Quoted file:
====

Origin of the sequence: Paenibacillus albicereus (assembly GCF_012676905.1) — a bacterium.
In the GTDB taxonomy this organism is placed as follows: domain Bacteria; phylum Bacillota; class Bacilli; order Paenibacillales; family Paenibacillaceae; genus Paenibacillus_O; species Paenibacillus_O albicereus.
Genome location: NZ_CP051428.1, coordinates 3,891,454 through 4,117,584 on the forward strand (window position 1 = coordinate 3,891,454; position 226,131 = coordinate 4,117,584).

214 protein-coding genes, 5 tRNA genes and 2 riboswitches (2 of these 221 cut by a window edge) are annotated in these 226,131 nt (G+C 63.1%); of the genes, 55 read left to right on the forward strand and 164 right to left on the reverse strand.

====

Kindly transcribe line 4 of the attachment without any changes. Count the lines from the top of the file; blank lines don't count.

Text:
214 protein-coding genes, 5 tRNA genes and 2 riboswitches (2 of these 221 cut by a window edge) are annotated in these 226,131 nt (G+C 63.1%); of the genes, 55 read left to right on the forward strand and 164 right to left on the reverse strand.